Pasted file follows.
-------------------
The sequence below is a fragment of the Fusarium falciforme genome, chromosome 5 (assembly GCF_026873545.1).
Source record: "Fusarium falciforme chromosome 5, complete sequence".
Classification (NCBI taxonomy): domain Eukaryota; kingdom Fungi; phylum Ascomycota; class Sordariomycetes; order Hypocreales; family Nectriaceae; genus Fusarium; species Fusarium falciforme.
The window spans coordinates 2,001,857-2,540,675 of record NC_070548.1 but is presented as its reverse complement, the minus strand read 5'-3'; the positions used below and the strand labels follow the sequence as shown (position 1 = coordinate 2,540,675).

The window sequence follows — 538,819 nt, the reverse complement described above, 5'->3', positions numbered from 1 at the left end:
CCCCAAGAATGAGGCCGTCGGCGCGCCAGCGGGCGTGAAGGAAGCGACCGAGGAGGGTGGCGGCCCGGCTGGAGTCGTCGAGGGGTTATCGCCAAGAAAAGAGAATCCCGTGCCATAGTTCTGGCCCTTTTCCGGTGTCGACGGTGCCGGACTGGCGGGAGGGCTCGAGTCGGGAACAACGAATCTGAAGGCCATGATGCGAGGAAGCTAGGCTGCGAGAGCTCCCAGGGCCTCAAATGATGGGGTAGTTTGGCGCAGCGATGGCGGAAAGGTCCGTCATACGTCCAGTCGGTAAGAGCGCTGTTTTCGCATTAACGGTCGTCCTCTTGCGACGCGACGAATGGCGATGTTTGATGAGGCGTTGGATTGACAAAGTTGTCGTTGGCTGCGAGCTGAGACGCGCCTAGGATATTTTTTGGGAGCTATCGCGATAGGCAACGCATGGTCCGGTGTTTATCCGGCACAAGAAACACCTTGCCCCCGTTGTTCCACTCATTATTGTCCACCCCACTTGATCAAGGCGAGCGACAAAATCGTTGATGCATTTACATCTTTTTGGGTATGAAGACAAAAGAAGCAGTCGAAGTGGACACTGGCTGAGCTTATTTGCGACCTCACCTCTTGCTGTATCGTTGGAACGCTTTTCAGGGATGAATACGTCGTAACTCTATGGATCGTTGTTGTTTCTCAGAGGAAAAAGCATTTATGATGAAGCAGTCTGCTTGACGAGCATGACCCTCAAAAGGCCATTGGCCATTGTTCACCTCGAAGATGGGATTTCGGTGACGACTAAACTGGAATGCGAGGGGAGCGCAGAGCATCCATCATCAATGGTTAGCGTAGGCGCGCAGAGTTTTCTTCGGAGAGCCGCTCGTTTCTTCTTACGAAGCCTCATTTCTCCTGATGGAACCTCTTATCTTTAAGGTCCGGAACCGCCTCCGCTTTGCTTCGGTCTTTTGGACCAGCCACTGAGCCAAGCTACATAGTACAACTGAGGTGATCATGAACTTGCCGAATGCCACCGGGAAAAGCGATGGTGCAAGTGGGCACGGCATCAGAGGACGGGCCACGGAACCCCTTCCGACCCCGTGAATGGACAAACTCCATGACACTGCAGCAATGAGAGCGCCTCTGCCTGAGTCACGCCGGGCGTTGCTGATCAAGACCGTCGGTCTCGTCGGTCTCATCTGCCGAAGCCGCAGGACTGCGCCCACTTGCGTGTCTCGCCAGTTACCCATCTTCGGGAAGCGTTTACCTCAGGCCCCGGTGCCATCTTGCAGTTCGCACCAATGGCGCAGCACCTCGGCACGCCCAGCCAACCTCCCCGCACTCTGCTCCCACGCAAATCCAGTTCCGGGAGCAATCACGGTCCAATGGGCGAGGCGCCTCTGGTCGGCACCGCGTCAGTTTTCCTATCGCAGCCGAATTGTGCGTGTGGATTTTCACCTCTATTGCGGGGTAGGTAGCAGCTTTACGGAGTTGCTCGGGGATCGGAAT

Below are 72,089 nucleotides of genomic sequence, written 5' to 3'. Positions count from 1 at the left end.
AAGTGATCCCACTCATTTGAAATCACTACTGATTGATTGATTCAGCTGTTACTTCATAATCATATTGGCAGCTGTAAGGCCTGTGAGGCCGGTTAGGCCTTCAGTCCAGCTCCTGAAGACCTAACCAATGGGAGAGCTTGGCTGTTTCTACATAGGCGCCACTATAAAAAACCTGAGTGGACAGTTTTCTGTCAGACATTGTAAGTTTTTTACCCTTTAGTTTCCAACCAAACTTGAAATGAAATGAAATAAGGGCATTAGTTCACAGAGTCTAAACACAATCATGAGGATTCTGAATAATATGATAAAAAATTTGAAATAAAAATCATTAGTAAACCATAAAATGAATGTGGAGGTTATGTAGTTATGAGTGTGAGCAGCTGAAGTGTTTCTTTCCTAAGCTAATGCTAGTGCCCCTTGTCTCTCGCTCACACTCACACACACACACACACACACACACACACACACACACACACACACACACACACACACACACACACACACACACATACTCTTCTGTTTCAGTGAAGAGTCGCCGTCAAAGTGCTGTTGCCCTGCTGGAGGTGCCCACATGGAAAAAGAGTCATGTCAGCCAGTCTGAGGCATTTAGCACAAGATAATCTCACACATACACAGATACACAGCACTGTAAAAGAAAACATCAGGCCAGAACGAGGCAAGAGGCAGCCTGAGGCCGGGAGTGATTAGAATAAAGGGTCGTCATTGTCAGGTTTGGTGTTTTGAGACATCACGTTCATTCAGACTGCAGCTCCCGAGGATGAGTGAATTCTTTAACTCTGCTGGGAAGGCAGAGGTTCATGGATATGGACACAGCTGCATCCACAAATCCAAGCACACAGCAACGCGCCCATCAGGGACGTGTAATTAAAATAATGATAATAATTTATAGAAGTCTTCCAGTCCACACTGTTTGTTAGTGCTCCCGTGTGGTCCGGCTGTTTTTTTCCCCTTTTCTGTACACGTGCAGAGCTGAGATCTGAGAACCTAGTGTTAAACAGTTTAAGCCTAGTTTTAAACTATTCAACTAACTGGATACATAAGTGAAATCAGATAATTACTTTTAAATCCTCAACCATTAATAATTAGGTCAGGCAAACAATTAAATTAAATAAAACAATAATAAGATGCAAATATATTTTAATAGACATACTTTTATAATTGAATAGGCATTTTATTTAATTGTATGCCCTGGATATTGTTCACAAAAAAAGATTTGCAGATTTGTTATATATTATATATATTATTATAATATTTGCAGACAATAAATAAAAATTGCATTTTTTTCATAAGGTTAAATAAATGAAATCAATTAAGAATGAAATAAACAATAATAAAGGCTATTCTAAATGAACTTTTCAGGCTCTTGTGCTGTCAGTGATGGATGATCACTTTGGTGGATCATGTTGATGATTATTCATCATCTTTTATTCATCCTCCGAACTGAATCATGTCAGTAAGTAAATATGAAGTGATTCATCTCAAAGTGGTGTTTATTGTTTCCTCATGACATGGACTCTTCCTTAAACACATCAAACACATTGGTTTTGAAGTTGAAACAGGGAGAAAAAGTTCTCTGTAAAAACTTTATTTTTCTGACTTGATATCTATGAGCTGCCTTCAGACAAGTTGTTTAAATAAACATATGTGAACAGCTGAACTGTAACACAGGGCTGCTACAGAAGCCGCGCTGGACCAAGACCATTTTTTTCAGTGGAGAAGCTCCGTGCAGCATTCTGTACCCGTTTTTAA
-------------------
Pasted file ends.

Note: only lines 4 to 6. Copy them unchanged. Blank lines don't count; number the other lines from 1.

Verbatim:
The window spans coordinates 2,001,857-2,540,675 of record NC_070548.1 but is presented as its reverse complement, the minus strand read 5'-3'; the positions used below and the strand labels follow the sequence as shown (position 1 = coordinate 2,540,675).

The window sequence follows — 538,819 nt, the reverse complement described above, 5'->3', positions numbered from 1 at the left end:
CCCCAAGAATGAGGCCGTCGGCGCGCCAGCGGGCGTGAAGGAAGCGACCGAGGAGGGTGGCGGCCCGGCTGGAGTCGTCGAGGGGTTATCGCCAAGAAAAGAGAATCCCGTGCCATAGTTCTGGCCCTTTTCCGGTGTCGACGGTGCCGGACTGGCGGGAGGGCTCGAGTCGGGAACAACGAATCTGAAGGCCATGATGCGAGGAAGCTAGGCTGCGAGAGCTCCCAGGGCCTCAAATGATGGGGTAGTTTGGCGCAGCGATGGCGGAAAGGTCCGTCATACGTCCAGTCGGTAAGAGCGCTGTTTTCGCATTAACGGTCGTCCTCTTGCGACGCGACGAATGGCGATGTTTGATGAGGCGTTGGATTGACAAAGTTGTCGTTGGCTGCGAGCTGAGACGCGCCTAGGATATTTTTTGGGAGCTATCGCGATAGGCAACGCATGGTCCGGTGTTTATCCGGCACAAGAAACACCTTGCCCCCGTTGTTCCACTCATTATTGTCCACCCCACTTGATCAAGGCGAGCGACAAAATCGTTGATGCATTTACATCTTTTTGGGTATGAAGACAAAAGAAGCAGTCGAAGTGGACACTGGCTGAGCTTATTTGCGACCTCACCTCTTGCTGTATCGTTGGAACGCTTTTCAGGGATGAATACGTCGTAACTCTATGGATCGTTGTTGTTTCTCAGAGGAAAAAGCATTTATGATGAAGCAGTCTGCTTGACGAGCATGACCCTCAAAAGGCCATTGGCCATTGTTCACCTCGAAGATGGGATTTCGGTGACGACTAAACTGGAATGCGAGGGGAGCGCAGAGCATCCATCATCAATGGTTAGCGTAGGCGCGCAGAGTTTTCTTCGGAGAGCCGCTCGTTTCTTCTTACGAAGCCTCATTTCTCCTGATGGAACCTCTTATCTTTAAGGTCCGGAACCGCCTCCGCTTTGCTTCGGTCTTTTGGACCAGCCACTGAGCCAAGCTACATAGTACAACTGAGGTGATCATGAACTTGCCGAATGCCACCGGGAAAAGCGATGGTGCAAGTGGGCACGGCATCAGAGGACGGGCCACGGAACCCCTTCCGACCCCGTGAATGGACAAACTCCATGACACTGCAGCAATGAGAGCGCCTCTGCCTGAGTCACGCCGGGCGTTGCTGATCAAGACCGTCGGTCTCGTCGGTCTCATCTGCCGAAGCCGCAGGACTGCGCCCACTTGCGTGTCTCGCCAGTTACCCATCTTCGGGAAGCGTTTACCTCAGGCCCCGGTGCCATCTTGCAGTTCGCACCAATGGCGCAGCACCTCGGCACGCCCAGCCAACCTCCCCGCACTCTGCTCCCACGCAAATCCAGTTCCGGGAGCAATCACGGTCCAATGGGCGAGGCGCCTCTGGTCGGCACCGCGTCAGTTTTCCTATCGCAGCCGAATTGTGCGTGTGGATTTTCACCTCTATTGCGGGGTAGGTAGCAGCTTTACGGAGTTGCTCGGGGATCGGAAT